Bain is very transparent about how promotions work. They have a detailed skills tracker that tracks your progress. That's the framework for how they do professional development. I talk with my supervisor every two weeks and my manager every three weeks to see where my strengths and gaps are on the skills tracker. By the end of your second year, you should get your first significant promotion. You have to decide how you want to manage your professional development. For me as a minority, I was diligent about having open conversations about my performance because I was dealing with imposter syndrome and anxiety. I was struggling my first year at Bain, and I felt like I had to prove myself. I wasn't as confident about a variety of skills - quant skills, presenting in meetings, etc. - and people were really willing to help me develop those skills. It showed me how much people at Bain will invest to ensure I have a successful career here. As I gained more confidence, I valued the transparency of these conversations for other reasons - people highlighted strengths that I wasn't even aware of. These were just as helpful to be aware of because I made sure to shine in certain situations and play to my strengths, which also contributed to me being promotion-ready.

Diversity programs

I love Blacks at Bain. It's a space where people are instantly supportive. It's a space where you can meet people that work in the office and interact with them on a personal level. In college, I was involved with student activism and working with administration to improve things for people of color. I was nervous about bringing that energy to the corporate world because I wasn't sure how open people would be to it. In my first year, I was able to host an office-wide event. At the event, employees shared experiences to express the idea that while Bain is a great place to work, there were issues that needed to be addressed. We also got into small groups and discussed ways to make the workspace more inclusive. Bain's culture is great. Even now, during COVID, Bain is working with a non-profit to help combat the discrepancies for the Black community, since they've been hit harder by the COVID than other groups. You don't have to limit what kind of impact that you want to have at Bain. Every idea that I've had has been welcomed by the company.

Relationships with manager(s)

Teams are usually 4-8 people, with a Manager that oversees the work streams and helps you manage conversations with senior clients. They're less involved with your day-to-day work in your first and second year unless you report to them directly. Supervisors are the people that are directly responsible for executing workstreams within the team, and then the Associate Consultant owns a specific piece of that workstream (typically quantitative analyses). Supervisors are people that you work with regularly. I've had some Supervisors that micro-manage, and I've had some that are more flexible. When you work with someone so closely for so many hours in a day, there are inevitably growing pains and issues that come up. I regularly do upward feedback for my supervisors. It's not common to do but I've found my supervisors to be very receptive and willing to figure out a resolution that works well for both of us.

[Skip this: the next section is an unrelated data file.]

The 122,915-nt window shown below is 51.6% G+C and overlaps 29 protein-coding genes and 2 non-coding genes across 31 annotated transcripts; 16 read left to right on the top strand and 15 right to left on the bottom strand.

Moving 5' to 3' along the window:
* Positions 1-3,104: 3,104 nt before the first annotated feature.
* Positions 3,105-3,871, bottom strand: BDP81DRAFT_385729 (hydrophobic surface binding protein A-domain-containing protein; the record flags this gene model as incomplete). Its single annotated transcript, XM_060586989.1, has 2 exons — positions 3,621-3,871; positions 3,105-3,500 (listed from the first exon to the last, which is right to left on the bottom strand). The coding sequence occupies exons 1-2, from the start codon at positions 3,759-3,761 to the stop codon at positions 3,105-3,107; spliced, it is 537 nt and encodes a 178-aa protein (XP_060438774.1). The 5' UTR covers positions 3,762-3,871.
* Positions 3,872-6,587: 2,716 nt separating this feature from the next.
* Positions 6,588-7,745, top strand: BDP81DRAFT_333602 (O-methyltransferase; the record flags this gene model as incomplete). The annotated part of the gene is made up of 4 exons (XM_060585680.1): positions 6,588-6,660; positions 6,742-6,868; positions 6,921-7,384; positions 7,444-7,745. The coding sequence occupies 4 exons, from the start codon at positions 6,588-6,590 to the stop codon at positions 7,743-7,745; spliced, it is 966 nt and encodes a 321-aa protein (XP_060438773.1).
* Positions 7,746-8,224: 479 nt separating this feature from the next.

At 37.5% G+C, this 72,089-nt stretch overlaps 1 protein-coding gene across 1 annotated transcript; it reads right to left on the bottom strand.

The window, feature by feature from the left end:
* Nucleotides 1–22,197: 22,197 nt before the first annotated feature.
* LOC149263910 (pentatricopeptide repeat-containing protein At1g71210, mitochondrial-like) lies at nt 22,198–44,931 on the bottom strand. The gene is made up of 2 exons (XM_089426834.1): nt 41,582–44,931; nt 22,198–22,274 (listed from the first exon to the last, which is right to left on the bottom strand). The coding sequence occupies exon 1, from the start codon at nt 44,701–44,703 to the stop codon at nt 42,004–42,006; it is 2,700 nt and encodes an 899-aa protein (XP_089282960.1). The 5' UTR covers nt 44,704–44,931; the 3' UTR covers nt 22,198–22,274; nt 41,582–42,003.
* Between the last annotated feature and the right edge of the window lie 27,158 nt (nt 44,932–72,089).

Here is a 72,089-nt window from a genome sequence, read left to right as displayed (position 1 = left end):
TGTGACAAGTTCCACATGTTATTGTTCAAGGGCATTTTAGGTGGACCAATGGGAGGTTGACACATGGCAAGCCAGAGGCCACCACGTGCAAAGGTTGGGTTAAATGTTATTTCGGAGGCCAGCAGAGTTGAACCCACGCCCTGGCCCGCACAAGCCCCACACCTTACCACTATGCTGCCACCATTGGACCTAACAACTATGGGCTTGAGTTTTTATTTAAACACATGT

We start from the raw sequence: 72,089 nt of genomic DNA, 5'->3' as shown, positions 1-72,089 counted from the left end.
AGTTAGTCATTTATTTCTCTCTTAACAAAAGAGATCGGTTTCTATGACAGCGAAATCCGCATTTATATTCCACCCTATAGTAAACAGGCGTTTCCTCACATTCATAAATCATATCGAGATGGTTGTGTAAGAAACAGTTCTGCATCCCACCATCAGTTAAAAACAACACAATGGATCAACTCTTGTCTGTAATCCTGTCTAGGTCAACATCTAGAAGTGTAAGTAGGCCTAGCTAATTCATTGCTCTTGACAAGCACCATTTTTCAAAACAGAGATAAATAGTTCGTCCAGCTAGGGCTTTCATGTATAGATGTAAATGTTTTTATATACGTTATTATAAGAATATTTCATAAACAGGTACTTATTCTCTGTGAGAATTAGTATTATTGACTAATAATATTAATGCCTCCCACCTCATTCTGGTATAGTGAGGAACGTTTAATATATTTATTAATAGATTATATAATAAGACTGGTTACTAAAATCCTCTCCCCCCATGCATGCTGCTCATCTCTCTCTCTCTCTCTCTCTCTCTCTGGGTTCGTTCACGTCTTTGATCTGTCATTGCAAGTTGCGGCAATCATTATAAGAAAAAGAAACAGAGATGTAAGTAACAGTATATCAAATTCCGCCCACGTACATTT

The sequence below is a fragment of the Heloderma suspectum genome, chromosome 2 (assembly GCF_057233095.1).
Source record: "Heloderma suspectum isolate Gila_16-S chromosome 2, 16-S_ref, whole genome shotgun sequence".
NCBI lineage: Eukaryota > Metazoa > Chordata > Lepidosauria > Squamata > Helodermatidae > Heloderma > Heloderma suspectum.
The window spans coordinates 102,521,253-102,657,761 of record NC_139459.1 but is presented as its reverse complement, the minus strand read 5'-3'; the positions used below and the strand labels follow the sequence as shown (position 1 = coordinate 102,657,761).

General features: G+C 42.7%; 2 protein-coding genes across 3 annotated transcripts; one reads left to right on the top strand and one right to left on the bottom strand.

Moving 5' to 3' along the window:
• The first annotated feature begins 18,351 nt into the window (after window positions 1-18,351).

June 6, 2020

Overall

Salary

$85,000

Associate Consultant

New York, NY

tenure

Less than 1 year

Diversity

Representation

Recruiting and retention

Diversity programs

role transparency

Accuracy of job requirements

Accuracy of job description

opportunity

Promotion and upward mobility

Training and career development

Contribution to work

environment

Work-life balance

Work flexibility

Work inclusiveness

May 29, 2020

Overall

Salary

85000

Entry-Level

tenure

Diversity

Representation

Recruiting and retention

Diversity programs

role transparency

Accuracy of job requirements

Accuracy of job description

opportunity

Promotion and upward mobility

Training and career development

Contribution to work

environment

Work-life balance

Work flexibility

Work inclusiveness

May 23, 2020

Overall

Salary

$95,000

Associate Consultant

tenure

1-3 years

Diversity

Representation

Recruiting and retention

Diversity programs

role transparency

Accuracy of job requirements

Accuracy of job description

opportunity

Promotion and upward mobility

Training and career development

Contribution to work

environment

Work-life balance

Work flexibility

Work inclusiveness